Arts World Dignitaries Honored

Stephen McKinley Henderson (photo: Nate Jensen), Thomas Ades (photo: Brian Voce), Martina Arroyo, Dick Hyman, Frayda Lindemann, Carla Maxwell (photo: Nan Melville)


This month's flurry of final concerts, presentations, exams, and everything else culminates in Juilliard's 112th commencement. The festivities begin the evening of May 18, when Thomas Adès conducts the Juilliard Orchestra's soon-to-be graduates in their final concert. The next day, Adès will join other arts world luminaries—Stephen McKinley Henderson, Carla Maxwell, Martina Arroyo, Dick Hyman, and Frayda B. Lindemann—in receiving honorary doctorates. Henderson will be the graduation speaker.

Thursday, May 18, 7:30pm

Alice Tully Hall

Friday, May 19, 11:00am


Thomas Adès

Honorary Doctor of Music

British composer Thomas Adès will make his Juilliard Orchestra conducting debut leading his own Polaris as well as Beethoven's Fifth Symphony in the commencement concert. He has composed three operas: Powder Her Face had its premiere in 1995; The Tempest premiered at the Royal Opera House in 2004 and has subsequently been staged by, among others, the Metropolitan, Vienna State, and Hungarian State operas, with the Met recording winning a Grammy. Adès's most recent opera, The Exterminating Angel, premiered last July at the Salzburg Festival and will have its North American premiere at the Metropolitan Opera on October 26. His large-scale orchestral commissions include In Seven Days, Tevot, and Totentanz in addition to Polaris; he's also written for chamber ensemble, solo piano, and chorus. Adès has conducted the Vienna Philharmonic and the London Symphony, and serves as the first-ever artistic partner to the Boston Symphony Orchestra. He frequently appears as a pianist in solo and recital work, often with tenor Ian Bostridge, cellist Steven Isserlis, and pianist Kirill Gerstein.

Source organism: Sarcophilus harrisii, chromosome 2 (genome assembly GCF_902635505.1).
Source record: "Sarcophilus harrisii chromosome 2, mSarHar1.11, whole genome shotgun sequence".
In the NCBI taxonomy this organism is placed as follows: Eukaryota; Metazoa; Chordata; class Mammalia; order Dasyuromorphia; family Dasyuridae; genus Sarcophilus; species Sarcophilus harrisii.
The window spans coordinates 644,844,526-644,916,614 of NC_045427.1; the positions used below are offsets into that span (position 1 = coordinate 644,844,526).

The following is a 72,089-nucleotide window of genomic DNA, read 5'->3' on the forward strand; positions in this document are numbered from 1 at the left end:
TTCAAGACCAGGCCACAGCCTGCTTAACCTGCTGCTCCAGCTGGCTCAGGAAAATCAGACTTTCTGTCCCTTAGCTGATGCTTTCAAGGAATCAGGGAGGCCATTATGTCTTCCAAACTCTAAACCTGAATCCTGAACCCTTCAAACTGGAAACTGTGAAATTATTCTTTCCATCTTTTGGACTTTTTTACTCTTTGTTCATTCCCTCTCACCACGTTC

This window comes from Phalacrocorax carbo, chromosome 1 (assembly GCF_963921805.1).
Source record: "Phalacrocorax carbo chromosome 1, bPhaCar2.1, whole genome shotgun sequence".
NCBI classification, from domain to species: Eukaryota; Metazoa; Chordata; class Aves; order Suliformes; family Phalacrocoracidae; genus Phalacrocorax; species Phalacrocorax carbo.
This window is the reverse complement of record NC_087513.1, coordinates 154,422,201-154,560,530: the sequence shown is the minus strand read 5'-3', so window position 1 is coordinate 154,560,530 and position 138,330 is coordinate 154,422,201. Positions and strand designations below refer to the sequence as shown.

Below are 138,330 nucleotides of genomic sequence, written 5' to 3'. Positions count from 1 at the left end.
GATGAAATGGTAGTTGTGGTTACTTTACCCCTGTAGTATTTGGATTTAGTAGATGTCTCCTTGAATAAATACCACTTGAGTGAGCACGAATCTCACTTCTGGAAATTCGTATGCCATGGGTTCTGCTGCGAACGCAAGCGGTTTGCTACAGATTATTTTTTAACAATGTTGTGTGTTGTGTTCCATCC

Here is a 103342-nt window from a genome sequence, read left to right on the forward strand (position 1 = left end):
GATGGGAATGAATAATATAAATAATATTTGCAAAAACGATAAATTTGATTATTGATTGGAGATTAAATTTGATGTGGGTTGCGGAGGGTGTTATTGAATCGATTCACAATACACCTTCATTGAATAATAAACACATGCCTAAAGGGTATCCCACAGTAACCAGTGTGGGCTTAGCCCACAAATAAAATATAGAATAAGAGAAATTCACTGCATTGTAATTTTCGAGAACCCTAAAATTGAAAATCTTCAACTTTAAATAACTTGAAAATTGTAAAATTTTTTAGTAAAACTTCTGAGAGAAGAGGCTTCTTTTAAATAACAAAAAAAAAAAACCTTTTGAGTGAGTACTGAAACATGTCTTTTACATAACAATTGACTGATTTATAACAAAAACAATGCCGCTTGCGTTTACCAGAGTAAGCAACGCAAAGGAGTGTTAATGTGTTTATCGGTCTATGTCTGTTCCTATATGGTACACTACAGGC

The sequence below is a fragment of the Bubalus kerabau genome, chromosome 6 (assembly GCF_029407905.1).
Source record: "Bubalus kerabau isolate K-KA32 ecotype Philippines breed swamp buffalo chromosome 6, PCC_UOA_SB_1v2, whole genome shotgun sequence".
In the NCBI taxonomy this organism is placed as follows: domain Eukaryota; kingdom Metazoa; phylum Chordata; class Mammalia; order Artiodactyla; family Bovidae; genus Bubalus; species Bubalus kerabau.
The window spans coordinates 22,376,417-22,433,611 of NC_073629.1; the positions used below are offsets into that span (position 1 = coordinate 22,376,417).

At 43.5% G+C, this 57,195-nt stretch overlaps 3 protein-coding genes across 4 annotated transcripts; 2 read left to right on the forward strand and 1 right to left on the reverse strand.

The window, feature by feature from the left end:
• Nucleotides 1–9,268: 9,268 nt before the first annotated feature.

Martina Arroyo

Honorary Doctor of Music

Through soprano Martina Arroyo's namesake foundation, she has been invaluable to the opera field as a result of her teaching and commitment to young artist development. Arroyo's performing career brought her from the Metropolitan Opera­—where she made her debut in Aïda in 1965 and sang in nearly 200 Met performances over 19 years—to the Vienna State, Paris, and Royal opera houses as well as La Scala and Teatro Colón. Her repertoire included all the major Verdi roles, the title role in Puccini's Madama Butterfly, and roles in operas by Mozart, Mascagni, Ponchielli, and Wagner. She is the recipient of a 2013 Kennedy Center Honor and 2010 Opera Honors Award from the National Endowment for the Arts; she served on its National Council on the Arts and continues to participate as a panelist and moderator. Arroyo is on the boards of Carnegie Hall, the Metropolitan Opera Guild, MasterVoices, and the VoiceFoundation.

Stephen McKinley Henderson

Honorary Doctor of Fine Arts